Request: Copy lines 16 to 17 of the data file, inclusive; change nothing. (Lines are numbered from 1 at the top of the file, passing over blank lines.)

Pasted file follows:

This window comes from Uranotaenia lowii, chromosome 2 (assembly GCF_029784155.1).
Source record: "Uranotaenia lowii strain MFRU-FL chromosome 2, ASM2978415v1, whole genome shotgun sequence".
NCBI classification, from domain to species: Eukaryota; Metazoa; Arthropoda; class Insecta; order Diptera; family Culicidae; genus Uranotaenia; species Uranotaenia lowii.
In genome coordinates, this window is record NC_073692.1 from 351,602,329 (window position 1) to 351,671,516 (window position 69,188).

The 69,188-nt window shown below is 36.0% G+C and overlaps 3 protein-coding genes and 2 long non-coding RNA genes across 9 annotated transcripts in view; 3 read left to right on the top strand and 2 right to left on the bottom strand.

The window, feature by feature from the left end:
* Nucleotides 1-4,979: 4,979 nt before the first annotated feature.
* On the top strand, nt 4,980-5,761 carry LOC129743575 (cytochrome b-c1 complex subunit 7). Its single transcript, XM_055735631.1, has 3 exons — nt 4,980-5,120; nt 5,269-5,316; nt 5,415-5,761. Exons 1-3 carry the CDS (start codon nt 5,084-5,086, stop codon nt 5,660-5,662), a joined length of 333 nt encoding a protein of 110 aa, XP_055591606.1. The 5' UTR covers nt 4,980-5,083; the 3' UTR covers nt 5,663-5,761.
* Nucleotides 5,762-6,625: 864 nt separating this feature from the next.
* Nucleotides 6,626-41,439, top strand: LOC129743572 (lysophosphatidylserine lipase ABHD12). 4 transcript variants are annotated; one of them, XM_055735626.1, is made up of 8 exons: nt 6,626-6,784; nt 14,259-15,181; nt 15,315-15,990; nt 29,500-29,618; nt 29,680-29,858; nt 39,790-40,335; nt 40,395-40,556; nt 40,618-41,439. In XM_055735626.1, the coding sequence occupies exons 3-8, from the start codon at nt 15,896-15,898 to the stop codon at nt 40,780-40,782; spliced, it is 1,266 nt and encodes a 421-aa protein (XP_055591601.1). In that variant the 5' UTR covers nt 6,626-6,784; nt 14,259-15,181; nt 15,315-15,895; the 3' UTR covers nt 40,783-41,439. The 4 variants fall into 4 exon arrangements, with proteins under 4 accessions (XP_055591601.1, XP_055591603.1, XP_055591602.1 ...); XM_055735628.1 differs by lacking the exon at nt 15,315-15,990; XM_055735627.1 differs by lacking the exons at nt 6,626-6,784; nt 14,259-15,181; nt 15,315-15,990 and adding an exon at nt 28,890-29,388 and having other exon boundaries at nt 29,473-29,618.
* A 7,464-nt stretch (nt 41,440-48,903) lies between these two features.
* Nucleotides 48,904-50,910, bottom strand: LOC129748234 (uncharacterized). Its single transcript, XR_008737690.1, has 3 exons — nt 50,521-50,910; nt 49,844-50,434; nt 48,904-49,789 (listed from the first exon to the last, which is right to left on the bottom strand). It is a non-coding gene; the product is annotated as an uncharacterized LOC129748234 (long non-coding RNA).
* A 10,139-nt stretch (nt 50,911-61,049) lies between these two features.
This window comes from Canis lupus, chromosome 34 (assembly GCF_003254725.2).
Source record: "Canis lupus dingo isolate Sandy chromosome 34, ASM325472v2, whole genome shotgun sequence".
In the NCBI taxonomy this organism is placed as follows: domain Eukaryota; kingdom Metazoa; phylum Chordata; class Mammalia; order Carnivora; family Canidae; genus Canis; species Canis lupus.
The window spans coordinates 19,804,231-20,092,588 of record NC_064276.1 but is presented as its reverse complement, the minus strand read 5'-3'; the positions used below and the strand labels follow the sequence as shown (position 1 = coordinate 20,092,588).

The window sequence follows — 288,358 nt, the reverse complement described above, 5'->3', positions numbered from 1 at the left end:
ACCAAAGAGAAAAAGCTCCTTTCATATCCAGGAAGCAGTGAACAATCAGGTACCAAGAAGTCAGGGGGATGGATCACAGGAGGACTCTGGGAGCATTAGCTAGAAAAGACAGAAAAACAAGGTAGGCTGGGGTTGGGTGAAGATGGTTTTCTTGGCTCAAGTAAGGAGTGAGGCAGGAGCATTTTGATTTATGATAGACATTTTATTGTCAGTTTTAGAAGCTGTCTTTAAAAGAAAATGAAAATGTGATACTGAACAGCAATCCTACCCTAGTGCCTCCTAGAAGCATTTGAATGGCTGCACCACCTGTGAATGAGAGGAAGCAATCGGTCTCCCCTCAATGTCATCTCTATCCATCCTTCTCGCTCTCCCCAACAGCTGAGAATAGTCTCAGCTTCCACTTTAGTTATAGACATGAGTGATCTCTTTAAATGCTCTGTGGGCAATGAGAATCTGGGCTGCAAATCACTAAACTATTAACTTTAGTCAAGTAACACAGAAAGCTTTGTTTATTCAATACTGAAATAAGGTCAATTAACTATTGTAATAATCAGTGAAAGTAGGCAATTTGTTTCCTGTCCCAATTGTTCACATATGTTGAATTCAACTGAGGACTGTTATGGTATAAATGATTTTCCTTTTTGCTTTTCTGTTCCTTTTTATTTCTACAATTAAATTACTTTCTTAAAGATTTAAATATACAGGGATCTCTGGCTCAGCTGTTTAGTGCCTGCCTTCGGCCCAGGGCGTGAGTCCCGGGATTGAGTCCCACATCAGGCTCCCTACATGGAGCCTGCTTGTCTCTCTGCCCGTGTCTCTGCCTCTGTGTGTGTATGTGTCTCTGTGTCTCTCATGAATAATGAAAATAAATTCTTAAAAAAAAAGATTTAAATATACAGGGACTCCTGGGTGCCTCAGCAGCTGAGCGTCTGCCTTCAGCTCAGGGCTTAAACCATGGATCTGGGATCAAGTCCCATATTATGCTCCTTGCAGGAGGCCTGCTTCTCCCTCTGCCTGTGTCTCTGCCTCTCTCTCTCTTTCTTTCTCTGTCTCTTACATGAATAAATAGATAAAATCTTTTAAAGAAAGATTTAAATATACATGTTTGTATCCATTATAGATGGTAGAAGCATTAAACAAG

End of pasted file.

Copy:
In the NCBI taxonomy this organism is placed as follows: domain Eukaryota; kingdom Metazoa; phylum Chordata; class Mammalia; order Carnivora; family Canidae; genus Canis; species Canis lupus.
The window spans coordinates 19,804,231-20,092,588 of record NC_064276.1 but is presented as its reverse complement, the minus strand read 5'-3'; the positions used below and the strand labels follow the sequence as shown (position 1 = coordinate 20,092,588).